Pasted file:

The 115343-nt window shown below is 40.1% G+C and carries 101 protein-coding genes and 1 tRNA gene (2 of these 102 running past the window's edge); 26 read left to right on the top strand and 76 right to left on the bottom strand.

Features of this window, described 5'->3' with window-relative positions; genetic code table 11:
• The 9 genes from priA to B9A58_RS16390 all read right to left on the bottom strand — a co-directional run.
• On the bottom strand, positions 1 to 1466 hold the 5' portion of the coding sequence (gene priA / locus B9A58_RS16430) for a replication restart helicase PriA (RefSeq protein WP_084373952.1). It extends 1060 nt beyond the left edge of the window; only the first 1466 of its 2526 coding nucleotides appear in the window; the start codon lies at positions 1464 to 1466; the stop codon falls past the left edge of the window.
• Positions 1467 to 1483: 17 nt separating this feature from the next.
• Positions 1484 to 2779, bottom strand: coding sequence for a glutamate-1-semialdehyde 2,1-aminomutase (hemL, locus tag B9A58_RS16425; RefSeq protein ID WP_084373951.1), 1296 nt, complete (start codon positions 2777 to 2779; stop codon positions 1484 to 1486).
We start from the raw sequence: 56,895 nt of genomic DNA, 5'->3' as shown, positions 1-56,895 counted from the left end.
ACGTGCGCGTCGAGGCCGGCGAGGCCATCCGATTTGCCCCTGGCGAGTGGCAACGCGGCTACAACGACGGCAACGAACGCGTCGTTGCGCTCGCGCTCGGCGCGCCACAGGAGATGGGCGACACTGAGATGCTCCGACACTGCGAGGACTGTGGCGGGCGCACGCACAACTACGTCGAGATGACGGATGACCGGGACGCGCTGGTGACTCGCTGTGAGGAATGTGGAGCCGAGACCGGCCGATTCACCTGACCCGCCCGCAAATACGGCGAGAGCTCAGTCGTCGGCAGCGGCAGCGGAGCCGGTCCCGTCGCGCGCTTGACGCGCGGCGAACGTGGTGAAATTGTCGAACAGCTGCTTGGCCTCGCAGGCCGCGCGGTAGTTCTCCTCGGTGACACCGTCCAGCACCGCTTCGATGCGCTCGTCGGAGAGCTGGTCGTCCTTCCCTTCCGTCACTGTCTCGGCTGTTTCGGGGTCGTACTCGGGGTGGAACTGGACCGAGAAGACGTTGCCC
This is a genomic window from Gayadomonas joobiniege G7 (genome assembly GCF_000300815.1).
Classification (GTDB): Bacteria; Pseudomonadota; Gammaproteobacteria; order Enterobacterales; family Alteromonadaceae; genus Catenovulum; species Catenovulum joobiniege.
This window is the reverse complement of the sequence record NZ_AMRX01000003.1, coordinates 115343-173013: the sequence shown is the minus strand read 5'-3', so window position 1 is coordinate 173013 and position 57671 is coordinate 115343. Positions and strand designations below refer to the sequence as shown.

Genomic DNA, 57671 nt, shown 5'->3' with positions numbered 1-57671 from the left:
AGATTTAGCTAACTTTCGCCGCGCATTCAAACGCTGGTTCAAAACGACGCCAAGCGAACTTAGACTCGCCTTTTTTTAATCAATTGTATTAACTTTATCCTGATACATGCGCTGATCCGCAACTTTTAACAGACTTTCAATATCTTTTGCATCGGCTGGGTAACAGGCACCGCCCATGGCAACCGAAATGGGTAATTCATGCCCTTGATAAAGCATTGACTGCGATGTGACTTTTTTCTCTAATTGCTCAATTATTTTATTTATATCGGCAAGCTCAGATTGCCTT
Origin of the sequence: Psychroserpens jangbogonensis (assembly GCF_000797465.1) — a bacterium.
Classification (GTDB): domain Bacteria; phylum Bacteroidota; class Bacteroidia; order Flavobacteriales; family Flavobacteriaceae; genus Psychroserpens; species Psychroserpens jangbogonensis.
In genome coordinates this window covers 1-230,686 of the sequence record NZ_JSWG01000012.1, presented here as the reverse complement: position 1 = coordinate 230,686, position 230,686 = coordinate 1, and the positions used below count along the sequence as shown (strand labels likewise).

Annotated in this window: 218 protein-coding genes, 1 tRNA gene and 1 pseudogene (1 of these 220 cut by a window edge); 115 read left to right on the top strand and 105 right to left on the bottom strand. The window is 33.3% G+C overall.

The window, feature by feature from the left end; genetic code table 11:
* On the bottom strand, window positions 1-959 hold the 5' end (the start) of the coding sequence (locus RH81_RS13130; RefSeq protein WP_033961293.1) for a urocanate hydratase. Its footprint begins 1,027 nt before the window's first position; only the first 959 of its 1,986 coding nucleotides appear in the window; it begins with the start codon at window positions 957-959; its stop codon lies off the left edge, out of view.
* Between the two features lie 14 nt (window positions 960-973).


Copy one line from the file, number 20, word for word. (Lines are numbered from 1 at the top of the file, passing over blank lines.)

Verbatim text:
* Between the two features lie 14 nt (window positions 960-973).